‘Freely drained soils carrying Calluna communities usually show erll-developer podsolic profiles, with a litter layer more than 2cn thick, below which F and H layers may be distinguished.

‘The range of water content in Calluna soils is wide, but growth is best where the soil is at least moderately well drained. Mechanical analyses of mineral soils supporting vigorous Calluna often shows high proportions of the coarser particles.


‘Approximate limits of pH at the surgace fro the occurrence of Calluna are 3.2-7.0, but it is most usually found within the range 3.5-6.5’

‘Found surviving at a pH of 7.4 on serpentine soils in west Aberdeenshire an the Lizard. (Ferreira)

‘Calluna soils are ysyally of poort fertility and low base status (Ratcliffe 1959), deficient especially in available phosphate and calcium, and have a high baic ration (K +NA)/ Ca usually > 1.5 (Pearsall 1922)


Gimingham, 470

Normally large patches or extensive, dense stands. More or less continuous cover may be achieved by dense initial colonization or rapid sprouting after fire.

‘Repeated regrowth after fire often leads to the development of more or less even-aged populations which, if allowed to mature, sometimes dies out simultaneously over a wide area (Gram, 1929)

Performance in various habitats

Gemingham, 470

Optimum development--- where a distinct layer of moist humic material overlies well-drained horizons of sandy or gravelly mineral material; or whole root region consists of drained peat.
Mean number of flowers per stem are fry weight of shoots per unit area of ground, was superior on podsolized oils to that on wet hill peat in east Scotland.


Moist moss stratum—promote abundance adventitious rooting and vigorous growth, but tall stems tend to become decumbent.
Waterlogged, substrata, wet hill peat, bogs—weak sprawling form results, with buried prostrate stems, flowering poorly.
Poor stony ground, clays—height may be restricted, stem twisted etc

Terraced slopes—tall Calumna in the shelter of the ‘step’ to very short on the ‘brow’

Severely exposed regions—dwarf, procumbent for occurs, <8cm.

Widespread on the mountain

Increasing shade under trees—a gradation in form occurs
Frost and Drought


Extensive patchy fie-back observed.

Young calluna is less winterhardy than old, though it sprouts again from the bas more readily than older plants similarly affected

Susceptible to summer drought, especially on shallow soils with low organic content.

Pot—humus-rich soil.. may survive a period of drought, even when mildly calcareous.

Pure mineral substrata—die
(Webb, 1986)

‘In winter, reddening and death of Calluna foliage occurs. This so-called frosting is in fact not caused by low temperatures but bu the low atmospheric humidities which may occur during cold weather.’(p.111)

Similar results during summer drought

(Webb, 1986)

‘The germination rate is affected by the wetness and composition of the osil, and is generally greater on wet soil and peat than on either dry soil or humus. In the driest conditions, full germination does not take place and remaining seeds only germinate when the soil is re-moistened.’ ( Bannister, 1964) (p.109)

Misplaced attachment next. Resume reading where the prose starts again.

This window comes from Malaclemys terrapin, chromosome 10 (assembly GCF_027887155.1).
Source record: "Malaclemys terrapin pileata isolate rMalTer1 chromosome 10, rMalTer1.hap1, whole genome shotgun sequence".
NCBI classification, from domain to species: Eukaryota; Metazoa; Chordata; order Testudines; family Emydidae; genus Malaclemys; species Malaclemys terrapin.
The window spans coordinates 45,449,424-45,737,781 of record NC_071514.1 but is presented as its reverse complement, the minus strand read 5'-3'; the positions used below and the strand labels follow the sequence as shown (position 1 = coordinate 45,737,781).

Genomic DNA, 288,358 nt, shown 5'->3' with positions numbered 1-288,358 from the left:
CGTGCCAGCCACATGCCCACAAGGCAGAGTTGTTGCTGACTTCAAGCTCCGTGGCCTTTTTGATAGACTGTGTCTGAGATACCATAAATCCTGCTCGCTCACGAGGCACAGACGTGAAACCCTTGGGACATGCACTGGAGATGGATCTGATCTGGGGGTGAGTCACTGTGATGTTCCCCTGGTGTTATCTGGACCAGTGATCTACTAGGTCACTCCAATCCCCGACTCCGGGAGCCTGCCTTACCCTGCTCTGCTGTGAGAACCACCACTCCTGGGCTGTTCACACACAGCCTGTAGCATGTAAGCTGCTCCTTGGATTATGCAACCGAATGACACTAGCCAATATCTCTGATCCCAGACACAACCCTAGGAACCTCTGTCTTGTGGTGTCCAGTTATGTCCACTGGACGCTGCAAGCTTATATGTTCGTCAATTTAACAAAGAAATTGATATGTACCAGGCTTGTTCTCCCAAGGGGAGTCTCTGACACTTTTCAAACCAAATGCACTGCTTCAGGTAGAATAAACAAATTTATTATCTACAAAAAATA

Biejerinck, 1940 optimal conditions

  1. Soils with small quantities of assimilable plant nutrients (oligotrophy)

  2. Soil acidity in the range pH 3.5 to pH 6.7

  3. small seasonal fluctuations in the humidity of the soil and air

  4. Protection fomr low temperatures by snow cover at high altitudes or on mountains

  5. Adequate levels of light.

Competition –

Do species niches overlap?

Do species appear to compete of co-exist?

What factors explain competition or co-existence?

Rose et al.

p. 621 table 3

p. 619 ‘but departs from the floristic table given by Rodwell (1991( in having a decreased constancy of Calluna vulgaris and Erica cineria…….that indicates a trend towards wetter community types

p. 622 ‘ growth in drear Calluna vulgaris-dominated habitats is less robust but E ciliaris appears to tolerate such conditions better that E. tetralix (Chapman 1975)

Webb 1986

‘Better seedling establishment than bell heather (e. cinerea) and cross-leaved heather ( e. tetralix)

Erica ciliaris

Rose et al.



Dorset: ranging from dry heath and acid grassland to peatland (Chapman 1975)

Cornwall: drier communities; absent from the serpentine soils of the Lizard (Coombe & Frost 1956)

Rare in H3, H4, M16, M21

M16- humid and wet heath vegetation types (chapman 1975); most common vegetation type E. c. occurs in Dorset.
(Webb, 1986)

Grow in same habitat as cross-leaved heath (Erica tetralix) (p.118)

Hybridise with it since flowering season overlap

Calluna vulgaris

Rose et al.

p. 620

‘M16c stands tend to have a lower proportion of the dry heath species such as Calluna vulgaris’

Gimingham, 460

‘occurs in a wide range of plant communities’ (example p. 461-468)

Disturbance –

How does each species respond to particular disturbance factors such as climatic change, nutrient enrichment, grazing, or fire?

Do species exhibit differing life strategies?

Rose et al.

p. 620


‘typically, a burnt area will initially be dominated by grasses, E. ciliaris with or without E. tetralix,, taking over after two or three yers. On the drier heaths, the slower-growing Calluna vulgaris will form a large proportion of the vegetation from five years onwards. Where they occur together, the regrwoth of Ulex minor from rootstocks is more rapid than that of E. ciliaris (Foregeard 1990..)


(Rose et al., p.622)

‘Under high intensities all dwarf shrubs may be eliminated and replaced by hemicryptophytes (Fenton 1949). Observations suggest that animals may find E. c less palatable than C. v.’ Selective Grazing? NO.(p. 625)